I think the most fascinating thing about the book is it makes you realize that sometimes there’s not really any one person or group to blame when a movie turns to shit. Whenever a movie in a series turns to shit, fans are always looking for excuses: “Oh, the studio ruined it,” or, “Their creative decisions were all about money,” etc. But everyone involved with the project was concerned with making an honest Star Trek flick, something that stayed true to the spirit. On the chairman of Viacom at the time, Jonathan Dolgen, Piller says:

As a rule, Dolgen doesn’t involve himself in creative decisions. But he breaks that rule for Star Trek. And it’s not (just) the money. He happens to be a huge fan. Dare I say, a Trekker?

Despite good intentions all around, it fell apart anyway. Apparently Piller didn’t get that memo. You can tell he feels the film turned out great despite the mixed reception. I think my biggest problem with Insurrection is Brannon Braga and Ronald Moore had just proven a Star Trek movie works best when it resembles a bonafide popcorn movie more than a television episode. Piller (and even Patrick Stewart, as indicated in correspondence reprinted in the book) seemed more interested in making a two-hour episode of The Next Generation. And on the big screen, that’s just kind of out of place.

The Expanse and The Man in the High Castle are coming to TV

Journalists are already calling it “A Game of Thrones in space!” Well, okay. If you guys say so. I know one of the writers of the source material used to work for GRRM, but let’s not get all sensational and shit. Watch the writers wince when the lazy GOT comparison is made in this video.

I admit I’m usually not a fan of SyFy productions. I tried watching their Dune adaptation at least three times and never got very far into it. For the record, I’ve never finished the David Lynch movie, either. The trailer for The Expanse resembles too much of SyFy’s stuff that I don’t like: too slick for its own good, too shiny. At least it’s got some good actors.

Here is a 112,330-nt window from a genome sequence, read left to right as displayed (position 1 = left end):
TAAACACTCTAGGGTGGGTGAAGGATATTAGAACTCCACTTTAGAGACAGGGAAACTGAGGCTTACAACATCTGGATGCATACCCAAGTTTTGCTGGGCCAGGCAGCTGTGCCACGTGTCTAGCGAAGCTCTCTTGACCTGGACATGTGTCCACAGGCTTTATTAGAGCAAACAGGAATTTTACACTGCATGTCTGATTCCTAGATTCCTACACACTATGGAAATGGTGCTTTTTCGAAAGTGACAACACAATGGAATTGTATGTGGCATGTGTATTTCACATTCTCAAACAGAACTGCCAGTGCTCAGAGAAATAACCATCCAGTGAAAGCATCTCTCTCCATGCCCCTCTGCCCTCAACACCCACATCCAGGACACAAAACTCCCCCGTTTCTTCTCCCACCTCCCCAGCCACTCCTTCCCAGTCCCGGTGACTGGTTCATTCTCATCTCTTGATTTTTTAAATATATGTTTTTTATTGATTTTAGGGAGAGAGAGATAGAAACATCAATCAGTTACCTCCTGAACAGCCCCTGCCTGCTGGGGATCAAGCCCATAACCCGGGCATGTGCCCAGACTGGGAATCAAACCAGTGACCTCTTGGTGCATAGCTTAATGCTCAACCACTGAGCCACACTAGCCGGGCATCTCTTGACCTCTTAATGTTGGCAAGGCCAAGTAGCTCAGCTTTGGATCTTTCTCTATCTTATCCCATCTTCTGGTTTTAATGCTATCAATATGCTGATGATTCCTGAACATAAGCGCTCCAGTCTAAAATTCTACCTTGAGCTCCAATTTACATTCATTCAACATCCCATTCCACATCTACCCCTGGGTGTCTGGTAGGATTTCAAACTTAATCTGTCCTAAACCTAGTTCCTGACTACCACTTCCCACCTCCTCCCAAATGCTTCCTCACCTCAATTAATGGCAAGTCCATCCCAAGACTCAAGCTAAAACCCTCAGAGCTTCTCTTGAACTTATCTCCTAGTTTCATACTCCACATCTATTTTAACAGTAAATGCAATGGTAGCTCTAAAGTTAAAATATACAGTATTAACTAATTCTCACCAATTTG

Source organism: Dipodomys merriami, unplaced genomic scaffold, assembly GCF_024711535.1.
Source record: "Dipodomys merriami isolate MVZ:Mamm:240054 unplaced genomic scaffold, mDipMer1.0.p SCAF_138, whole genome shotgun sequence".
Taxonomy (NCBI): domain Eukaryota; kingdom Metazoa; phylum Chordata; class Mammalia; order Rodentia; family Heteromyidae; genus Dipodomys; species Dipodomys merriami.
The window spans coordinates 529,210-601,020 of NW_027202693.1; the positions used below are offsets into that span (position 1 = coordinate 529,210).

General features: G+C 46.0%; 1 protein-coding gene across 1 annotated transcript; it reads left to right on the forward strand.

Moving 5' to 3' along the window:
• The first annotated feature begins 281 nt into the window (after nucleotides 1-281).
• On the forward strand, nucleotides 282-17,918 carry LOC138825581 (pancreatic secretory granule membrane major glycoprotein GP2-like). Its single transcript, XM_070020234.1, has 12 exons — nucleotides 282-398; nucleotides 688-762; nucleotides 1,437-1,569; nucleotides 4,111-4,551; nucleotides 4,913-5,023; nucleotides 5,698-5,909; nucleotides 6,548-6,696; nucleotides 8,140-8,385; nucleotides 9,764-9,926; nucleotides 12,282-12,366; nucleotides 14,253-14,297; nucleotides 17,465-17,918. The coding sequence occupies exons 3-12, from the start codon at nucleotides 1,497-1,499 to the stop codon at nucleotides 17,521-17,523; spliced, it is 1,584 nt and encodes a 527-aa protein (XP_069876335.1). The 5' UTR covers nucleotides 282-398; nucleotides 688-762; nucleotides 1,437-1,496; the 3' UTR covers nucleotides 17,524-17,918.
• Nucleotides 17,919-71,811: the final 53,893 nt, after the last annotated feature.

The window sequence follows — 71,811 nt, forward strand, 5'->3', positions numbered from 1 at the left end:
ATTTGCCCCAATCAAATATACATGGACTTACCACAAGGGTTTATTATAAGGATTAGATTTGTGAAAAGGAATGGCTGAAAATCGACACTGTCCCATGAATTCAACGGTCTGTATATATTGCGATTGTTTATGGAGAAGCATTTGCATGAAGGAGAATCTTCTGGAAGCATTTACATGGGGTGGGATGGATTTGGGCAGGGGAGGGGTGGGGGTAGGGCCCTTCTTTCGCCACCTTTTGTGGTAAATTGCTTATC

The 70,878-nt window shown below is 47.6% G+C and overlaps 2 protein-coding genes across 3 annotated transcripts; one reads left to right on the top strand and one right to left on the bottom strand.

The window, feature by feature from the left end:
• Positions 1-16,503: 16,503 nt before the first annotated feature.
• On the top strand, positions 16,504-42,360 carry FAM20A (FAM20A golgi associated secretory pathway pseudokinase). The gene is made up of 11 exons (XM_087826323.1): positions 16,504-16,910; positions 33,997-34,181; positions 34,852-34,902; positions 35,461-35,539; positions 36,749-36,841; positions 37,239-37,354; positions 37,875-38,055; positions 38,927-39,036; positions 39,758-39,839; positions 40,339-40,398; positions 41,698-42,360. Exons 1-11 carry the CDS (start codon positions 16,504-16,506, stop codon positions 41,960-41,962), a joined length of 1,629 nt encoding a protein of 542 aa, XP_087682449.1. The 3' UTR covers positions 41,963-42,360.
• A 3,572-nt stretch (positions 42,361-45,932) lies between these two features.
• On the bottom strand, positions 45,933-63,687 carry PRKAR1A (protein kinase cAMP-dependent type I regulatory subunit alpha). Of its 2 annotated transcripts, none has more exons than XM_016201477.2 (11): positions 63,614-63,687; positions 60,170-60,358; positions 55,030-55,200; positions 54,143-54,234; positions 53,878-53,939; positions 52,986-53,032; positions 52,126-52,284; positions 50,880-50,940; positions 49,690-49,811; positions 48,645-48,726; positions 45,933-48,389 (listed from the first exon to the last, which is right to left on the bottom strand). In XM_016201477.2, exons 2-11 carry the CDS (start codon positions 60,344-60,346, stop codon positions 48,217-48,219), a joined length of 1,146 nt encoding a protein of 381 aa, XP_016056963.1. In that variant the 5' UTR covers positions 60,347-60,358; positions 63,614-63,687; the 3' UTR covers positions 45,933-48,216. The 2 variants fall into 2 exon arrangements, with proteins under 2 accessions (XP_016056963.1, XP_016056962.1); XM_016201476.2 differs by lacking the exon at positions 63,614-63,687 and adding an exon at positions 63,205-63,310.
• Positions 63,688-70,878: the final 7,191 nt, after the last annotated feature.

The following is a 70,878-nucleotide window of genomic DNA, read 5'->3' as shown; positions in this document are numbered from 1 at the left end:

If it sounds like I’m not excited about this series, I assure you it’s only because I’m not. But hey, I’ll watch it anyway and I really, really hope I’m wrong. At the very least it reminded me I need to read the sequels to Leviathan Wakes. (I have a bad habit of starting series and not reading the sequels.)

You know what else is getting the TV treatment? Philip K. Dick’s The Man in the High Castle. Here’s a clip:

Now that’s more like it.
The Man in the High Castle has to be one of the best alternative history novels ever written. See, it’s a novel set in a universe in which the Axis Powers won WWII. The characters themselves discover a novel set in a universe in which the Axis Powers lost. It’s an alternative reality set within an alternative reality. Look, it sounds a lot more gimmicky than it is, trust me.

io9’s best science fiction & fantasy books of 2014

Well, the only books I’ve read from the list are The Peripheral, The Martian, and Lock-In, which just goes to show I should really read more new stuff (I blame this on my pulp addiction). I actually thought The Martian and Lock-In came out last year, so I’m a bit more current than I usually am at this point in the year.

Here’s their list.

And here’s a fairly new video of William Gibson talking The Peripheral:

I love how the interviewer mentions he used to pretend he was Case as a kid
As for my New Year’s Eve plans tonight, I have no idea. Frankly, I just want to sit around at home and watch the ball drop because that and The Oscars are the only two television “events” I watch all year. I just don’t like getting drunk on the one day of the year everyone’s drinking and yes, I realize how crazy-paranoid-silly that sounds. A friend reminded me of time zones and the fact China isn’t celebrating the new year today, so theoretically there should be plenty of sober people to deal with a potential alien invasion.